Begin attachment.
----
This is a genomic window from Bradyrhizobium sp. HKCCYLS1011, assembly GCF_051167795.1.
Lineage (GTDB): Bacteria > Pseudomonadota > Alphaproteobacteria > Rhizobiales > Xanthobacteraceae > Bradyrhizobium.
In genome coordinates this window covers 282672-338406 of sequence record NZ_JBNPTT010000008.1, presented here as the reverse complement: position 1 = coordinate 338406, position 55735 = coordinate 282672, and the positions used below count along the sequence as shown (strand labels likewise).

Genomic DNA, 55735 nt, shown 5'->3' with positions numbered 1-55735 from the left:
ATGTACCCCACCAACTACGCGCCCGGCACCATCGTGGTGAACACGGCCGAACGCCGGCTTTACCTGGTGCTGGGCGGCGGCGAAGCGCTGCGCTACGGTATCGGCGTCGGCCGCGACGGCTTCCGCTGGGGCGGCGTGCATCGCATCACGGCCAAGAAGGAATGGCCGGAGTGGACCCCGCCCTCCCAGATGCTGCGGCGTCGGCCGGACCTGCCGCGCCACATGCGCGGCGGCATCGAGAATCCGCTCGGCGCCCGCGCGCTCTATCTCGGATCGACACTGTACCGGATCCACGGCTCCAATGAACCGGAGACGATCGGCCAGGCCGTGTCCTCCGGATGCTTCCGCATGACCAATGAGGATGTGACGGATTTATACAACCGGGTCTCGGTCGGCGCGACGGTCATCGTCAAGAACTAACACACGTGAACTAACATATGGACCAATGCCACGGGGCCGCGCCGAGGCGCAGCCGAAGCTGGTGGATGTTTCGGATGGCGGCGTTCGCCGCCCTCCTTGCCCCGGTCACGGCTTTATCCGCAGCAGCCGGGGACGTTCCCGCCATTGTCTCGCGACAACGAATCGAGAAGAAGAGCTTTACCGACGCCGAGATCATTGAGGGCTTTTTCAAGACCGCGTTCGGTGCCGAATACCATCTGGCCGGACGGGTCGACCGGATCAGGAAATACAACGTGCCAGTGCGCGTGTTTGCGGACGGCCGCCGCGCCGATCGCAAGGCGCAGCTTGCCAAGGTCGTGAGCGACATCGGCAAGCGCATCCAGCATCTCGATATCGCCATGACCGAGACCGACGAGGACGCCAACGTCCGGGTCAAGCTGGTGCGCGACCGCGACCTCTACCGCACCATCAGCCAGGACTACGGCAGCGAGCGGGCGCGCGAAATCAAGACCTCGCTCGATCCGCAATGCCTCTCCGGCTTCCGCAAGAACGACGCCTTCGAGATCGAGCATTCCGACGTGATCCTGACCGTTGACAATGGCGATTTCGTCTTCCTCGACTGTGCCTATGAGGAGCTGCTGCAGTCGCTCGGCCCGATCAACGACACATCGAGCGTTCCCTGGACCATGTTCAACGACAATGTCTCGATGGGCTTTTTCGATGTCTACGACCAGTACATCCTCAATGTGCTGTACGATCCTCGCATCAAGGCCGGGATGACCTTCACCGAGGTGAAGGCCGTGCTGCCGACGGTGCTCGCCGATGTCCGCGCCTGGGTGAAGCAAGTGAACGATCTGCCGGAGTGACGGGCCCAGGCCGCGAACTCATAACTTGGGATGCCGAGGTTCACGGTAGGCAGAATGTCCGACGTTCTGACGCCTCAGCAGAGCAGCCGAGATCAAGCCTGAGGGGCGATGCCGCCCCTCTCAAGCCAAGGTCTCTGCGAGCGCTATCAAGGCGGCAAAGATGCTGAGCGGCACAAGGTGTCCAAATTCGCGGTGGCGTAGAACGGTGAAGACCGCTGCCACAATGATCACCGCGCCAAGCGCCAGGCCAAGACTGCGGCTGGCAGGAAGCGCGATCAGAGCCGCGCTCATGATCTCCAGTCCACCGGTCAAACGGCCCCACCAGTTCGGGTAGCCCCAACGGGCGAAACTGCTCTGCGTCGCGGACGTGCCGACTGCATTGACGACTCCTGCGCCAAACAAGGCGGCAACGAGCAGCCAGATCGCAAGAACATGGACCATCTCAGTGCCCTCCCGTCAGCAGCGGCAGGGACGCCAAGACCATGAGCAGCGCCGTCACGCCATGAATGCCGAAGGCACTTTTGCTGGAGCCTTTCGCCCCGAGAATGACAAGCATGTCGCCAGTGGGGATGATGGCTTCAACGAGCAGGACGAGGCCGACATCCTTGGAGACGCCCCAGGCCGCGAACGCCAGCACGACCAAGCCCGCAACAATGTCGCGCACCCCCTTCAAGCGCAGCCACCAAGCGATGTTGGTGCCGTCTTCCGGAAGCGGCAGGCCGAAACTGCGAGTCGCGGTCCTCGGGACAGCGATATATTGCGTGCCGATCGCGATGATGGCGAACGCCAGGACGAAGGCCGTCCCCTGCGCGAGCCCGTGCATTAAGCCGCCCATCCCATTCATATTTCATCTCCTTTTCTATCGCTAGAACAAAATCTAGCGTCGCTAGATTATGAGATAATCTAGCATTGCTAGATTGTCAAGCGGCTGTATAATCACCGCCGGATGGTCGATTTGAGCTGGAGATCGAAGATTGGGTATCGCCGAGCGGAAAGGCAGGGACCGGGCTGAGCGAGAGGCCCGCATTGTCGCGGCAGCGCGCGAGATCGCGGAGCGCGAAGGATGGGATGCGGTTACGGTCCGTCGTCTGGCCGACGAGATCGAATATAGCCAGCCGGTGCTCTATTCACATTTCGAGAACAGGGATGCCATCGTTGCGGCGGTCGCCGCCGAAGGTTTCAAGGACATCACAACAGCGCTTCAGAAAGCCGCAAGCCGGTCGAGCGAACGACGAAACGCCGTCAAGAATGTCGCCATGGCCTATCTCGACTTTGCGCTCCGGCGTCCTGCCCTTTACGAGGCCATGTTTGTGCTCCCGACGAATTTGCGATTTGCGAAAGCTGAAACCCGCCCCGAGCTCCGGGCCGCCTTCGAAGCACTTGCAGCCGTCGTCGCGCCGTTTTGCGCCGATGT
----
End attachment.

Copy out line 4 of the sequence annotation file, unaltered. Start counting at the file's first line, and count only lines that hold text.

Genomic DNA, 55735 nt, shown 5'->3' with positions numbered 1-55735 from the left: